In this basis, the rotation operators connects states not only with the same $j$ but also with the same $\alpha$, i.e. $\vert\alpha jm\rangle$ and $\alpha j m'\rangle$: even if there are multiple states with the same $j$ value (this could occur for instance in the hydrogen atom or the 3d oscillator, where some specific $\ell$ values will occur for different energies), the rotation operator will not connect those, i.e. $$\langle \beta j m\vert R\vert \alpha jm \rangle =\delta_{\alpha\beta}D^{j}_{mm'}(R)\, .$$

Thus, if I understand your question well, the statement about getting a matrix representation of the rotation operator for a specific $j$ really means that the rotation operators acting in an infinite dimensional space can be broken up in $(2j+1)\times (2j+1)$ pieces (obviously there is more than one possible value of $j$), and that inside each $j$ subspace you have a representation of the rotation operator.

Your kets $\vert a\rangle$ and $\vert a'\rangle$ will live in the infinite-dimensional Hilbert space. Since by assumption $\vert \alpha \ell m\rangle$ form a complete set of orthonormal states in this infinite-dimensional space, one should first decompose each state as \begin{align} \vert a\rangle&=\sum_{\alpha \ell m}\vert \alpha \ell m\rangle\langle \alpha \ell m\vert a\rangle \, ,\\ \vert a'\rangle&=\sum_{\beta \ell' m'}\vert \beta \ell' m'\rangle\langle \beta \ell' m'\vert a'\rangle\, , \end{align} so that \begin{align} \langle a'\vert R \vert a\rangle&= \sum_{\alpha\beta \ell\ell' m m'} \langle a'\vert \beta \ell' m'\rangle\langle \beta \ell' m' R\vert \alpha \ell m\rangle\langle \alpha \ell m\vert a\rangle\, ,\\ &=\sum_{\alpha\beta \ell\ell' m m'} \langle a'\vert \beta \ell' m'\rangle\langle \beta \ell' m' R\vert \alpha \ell m\rangle\langle \alpha \ell m\vert a\rangle\delta_{\alpha\beta}\delta_{\ell\ell'}\, ,\\ &=\sum_{\alpha\ell m m'} \langle a'\vert \alpha \ell m'\rangle D^\ell_{m'm}(R) \langle \alpha \ell m\vert a\rangle \end{align} so that the rotation operator operates within a subblock $\alpha\ell$, but the there is a sum of such subblocks.

As a specific example, consider the states of a 3d harmonic oscillator. The only quantum number needed in addition to $\ell$ and $m$ is $n$ so $\alpha=n$.

Labelling states as $\vert n\ell m$, we have (for instance), the state $\vert 000\rangle$, $\vert 11M$, with $M=-1,0,1$, $\vert 200\rangle$, $\vert 22m\rangle$ with $m=-2,\ldots,2$ etc. The list goes on since the Hilbert space is infinite-dimensional.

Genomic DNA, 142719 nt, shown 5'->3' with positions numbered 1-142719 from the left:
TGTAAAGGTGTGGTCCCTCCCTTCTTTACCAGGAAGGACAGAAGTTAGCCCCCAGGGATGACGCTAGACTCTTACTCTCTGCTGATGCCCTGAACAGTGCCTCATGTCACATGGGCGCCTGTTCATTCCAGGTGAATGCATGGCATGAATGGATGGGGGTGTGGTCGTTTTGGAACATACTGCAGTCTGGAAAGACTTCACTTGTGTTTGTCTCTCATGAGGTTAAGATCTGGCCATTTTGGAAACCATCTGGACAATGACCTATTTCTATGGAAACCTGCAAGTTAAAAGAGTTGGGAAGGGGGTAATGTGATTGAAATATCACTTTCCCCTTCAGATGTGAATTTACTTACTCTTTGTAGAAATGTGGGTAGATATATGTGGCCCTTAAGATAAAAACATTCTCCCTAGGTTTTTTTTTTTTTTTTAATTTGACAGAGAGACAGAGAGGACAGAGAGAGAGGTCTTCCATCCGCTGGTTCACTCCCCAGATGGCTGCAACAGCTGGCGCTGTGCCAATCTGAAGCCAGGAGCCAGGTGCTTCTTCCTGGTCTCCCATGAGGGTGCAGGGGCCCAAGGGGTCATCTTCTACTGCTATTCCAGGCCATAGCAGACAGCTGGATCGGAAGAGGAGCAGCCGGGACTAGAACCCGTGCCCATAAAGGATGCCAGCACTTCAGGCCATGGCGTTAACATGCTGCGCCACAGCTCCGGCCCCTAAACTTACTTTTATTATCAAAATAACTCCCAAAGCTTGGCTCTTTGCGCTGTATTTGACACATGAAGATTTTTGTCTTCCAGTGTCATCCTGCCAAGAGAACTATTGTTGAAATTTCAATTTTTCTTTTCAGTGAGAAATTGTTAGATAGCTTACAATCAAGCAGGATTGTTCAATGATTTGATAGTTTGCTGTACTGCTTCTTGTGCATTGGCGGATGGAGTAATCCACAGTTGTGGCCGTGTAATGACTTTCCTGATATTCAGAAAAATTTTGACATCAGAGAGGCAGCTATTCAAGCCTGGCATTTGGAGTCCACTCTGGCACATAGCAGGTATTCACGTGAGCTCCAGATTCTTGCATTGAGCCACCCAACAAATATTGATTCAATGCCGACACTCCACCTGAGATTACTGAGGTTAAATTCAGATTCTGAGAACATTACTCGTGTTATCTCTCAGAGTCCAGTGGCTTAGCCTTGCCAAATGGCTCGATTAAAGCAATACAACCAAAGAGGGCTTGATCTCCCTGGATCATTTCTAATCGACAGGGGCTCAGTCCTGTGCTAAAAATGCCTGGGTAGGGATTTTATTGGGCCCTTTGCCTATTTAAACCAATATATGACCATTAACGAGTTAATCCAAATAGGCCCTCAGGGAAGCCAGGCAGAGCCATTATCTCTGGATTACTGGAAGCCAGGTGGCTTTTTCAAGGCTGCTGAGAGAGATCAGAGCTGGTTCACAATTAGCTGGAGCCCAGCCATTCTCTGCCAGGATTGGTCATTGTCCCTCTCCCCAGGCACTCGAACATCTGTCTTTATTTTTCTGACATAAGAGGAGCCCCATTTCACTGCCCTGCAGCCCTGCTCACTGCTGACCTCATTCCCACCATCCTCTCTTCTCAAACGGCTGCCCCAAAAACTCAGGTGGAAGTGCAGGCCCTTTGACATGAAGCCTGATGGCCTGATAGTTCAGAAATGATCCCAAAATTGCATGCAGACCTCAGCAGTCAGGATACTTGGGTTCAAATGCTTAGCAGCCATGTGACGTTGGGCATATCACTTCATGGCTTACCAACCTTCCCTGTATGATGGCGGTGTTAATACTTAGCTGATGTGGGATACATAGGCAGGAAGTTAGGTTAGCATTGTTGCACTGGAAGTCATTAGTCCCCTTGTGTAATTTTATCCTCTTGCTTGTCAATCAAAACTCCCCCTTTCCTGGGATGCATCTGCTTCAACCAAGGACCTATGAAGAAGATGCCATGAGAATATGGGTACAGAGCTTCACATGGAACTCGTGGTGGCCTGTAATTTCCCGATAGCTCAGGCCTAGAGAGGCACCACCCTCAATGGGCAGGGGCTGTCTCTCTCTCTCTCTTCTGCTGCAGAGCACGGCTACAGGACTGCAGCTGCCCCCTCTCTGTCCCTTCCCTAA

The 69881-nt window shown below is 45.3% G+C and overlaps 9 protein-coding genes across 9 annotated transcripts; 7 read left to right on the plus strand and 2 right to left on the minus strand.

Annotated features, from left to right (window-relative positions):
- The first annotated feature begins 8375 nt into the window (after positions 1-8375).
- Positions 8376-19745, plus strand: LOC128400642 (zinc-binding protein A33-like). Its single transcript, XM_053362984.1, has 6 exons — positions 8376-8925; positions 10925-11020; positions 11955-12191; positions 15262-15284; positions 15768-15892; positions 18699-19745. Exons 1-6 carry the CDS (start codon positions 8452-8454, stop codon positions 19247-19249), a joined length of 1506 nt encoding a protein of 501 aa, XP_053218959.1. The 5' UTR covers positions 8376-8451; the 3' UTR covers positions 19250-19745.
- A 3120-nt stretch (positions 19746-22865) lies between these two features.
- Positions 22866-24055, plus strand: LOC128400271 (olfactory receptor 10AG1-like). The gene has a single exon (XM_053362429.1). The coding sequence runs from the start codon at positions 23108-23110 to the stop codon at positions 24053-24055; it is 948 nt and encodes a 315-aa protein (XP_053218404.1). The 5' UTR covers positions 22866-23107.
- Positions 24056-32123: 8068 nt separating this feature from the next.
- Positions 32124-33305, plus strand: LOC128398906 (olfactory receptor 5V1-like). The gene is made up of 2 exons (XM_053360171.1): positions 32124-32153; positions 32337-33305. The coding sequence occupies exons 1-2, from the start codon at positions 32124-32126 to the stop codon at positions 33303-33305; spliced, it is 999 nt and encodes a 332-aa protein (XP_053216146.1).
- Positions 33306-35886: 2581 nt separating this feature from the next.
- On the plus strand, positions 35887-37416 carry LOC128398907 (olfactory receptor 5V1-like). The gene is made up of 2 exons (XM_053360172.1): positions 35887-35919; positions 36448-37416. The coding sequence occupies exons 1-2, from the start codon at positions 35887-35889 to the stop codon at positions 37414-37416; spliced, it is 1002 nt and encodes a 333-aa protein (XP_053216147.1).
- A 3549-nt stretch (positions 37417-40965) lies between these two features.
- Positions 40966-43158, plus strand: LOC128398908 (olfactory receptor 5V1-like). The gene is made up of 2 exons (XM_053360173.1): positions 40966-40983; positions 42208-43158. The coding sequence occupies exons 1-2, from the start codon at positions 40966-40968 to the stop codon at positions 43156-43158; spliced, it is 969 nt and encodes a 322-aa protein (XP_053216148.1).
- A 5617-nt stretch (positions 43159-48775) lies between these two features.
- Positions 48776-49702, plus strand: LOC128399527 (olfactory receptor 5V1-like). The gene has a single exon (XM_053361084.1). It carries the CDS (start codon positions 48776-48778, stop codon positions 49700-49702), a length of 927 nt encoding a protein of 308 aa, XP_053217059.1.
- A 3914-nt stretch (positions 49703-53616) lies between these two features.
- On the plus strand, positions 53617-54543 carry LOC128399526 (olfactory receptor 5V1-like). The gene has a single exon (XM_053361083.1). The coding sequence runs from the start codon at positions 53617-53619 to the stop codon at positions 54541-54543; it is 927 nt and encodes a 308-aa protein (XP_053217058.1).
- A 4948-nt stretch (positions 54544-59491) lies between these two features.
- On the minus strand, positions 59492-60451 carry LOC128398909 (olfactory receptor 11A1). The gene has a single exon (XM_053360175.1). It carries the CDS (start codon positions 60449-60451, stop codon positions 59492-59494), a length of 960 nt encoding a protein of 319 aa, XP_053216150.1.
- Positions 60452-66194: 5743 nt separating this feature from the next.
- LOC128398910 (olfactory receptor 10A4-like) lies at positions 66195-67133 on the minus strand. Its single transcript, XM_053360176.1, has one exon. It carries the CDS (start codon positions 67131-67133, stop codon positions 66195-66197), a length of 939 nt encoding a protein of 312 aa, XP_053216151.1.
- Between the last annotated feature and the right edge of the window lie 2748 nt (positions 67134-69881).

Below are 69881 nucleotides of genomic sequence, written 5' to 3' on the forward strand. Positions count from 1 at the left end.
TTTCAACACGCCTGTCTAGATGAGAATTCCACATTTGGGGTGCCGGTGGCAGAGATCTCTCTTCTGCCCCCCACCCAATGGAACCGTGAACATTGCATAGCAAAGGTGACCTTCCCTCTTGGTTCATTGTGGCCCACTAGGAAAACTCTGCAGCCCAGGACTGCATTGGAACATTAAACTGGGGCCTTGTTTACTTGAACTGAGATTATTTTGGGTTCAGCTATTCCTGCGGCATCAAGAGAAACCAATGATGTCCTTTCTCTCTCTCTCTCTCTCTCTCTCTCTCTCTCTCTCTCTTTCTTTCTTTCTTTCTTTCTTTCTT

The Hilbert space will contain the following blocks:

1. one $1\times 1$ block spanned by $\vert 000\rangle$,
2. one $1\times 1$ block spanned by $\vert 200\rangle$,
3. one $3\times 3$ block spanned by $\{\vert 11M\rangle, M=-1,0,1\}$,
4. one $5\times 5$ block spanned by $\{\vert 22m\rangle, m=-2, \ldots, 2\}$,
5. etc.

Thus, if you have the general states \begin{align} \vert a\rangle = \sum_{n\ell m} b_{n\ell m} \vert n\ell m\rangle\, , \qquad \vert a'\rangle = \sum_{n\ell m} c_{n'\ell' m'} \vert n'\ell' m'\rangle\, , \end{align} then \begin{align} \langle a'\vert R\vert a\rangle&=\sum_{n\ell mm'} b_{n\ell m}c^*_{n\ell m'} D^\ell_{m'm}(R)\, . \end{align}

• Thanks for answer. I'm still a bit confused so I will ask some questions if you don't mind. Are $|a \rangle$ and $|a' \rangle$ as your wrote above basis elements for the ketspace, if so what dimension of ketspace? You state "the rotation operator operates within a subblock $\alpha l$, but the there is a sum of such subblocks." Which is what I understand since the sum goes through all basis elements (with orthonormality elimating some terms). – user101311 May 8 '17 at 15:54
• In Sakurai he states that each subspace with specific $j$ is also a rotation operator. I understand that this is the case for say a spin $l = \frac{1}{2}$ system, there is no block matrix for a rotation operator in that system, there is just a $2 \times 2$ matrix. So for specific $j$ we still have a rotation matrix acting on a ket space with finite dimension (determined by $j$), but generally for an infinite dimensional ket space we have a block matrix which characterizes a rotation by summing over all $j$ (as you wrote)? – user101311 May 8 '17 at 15:54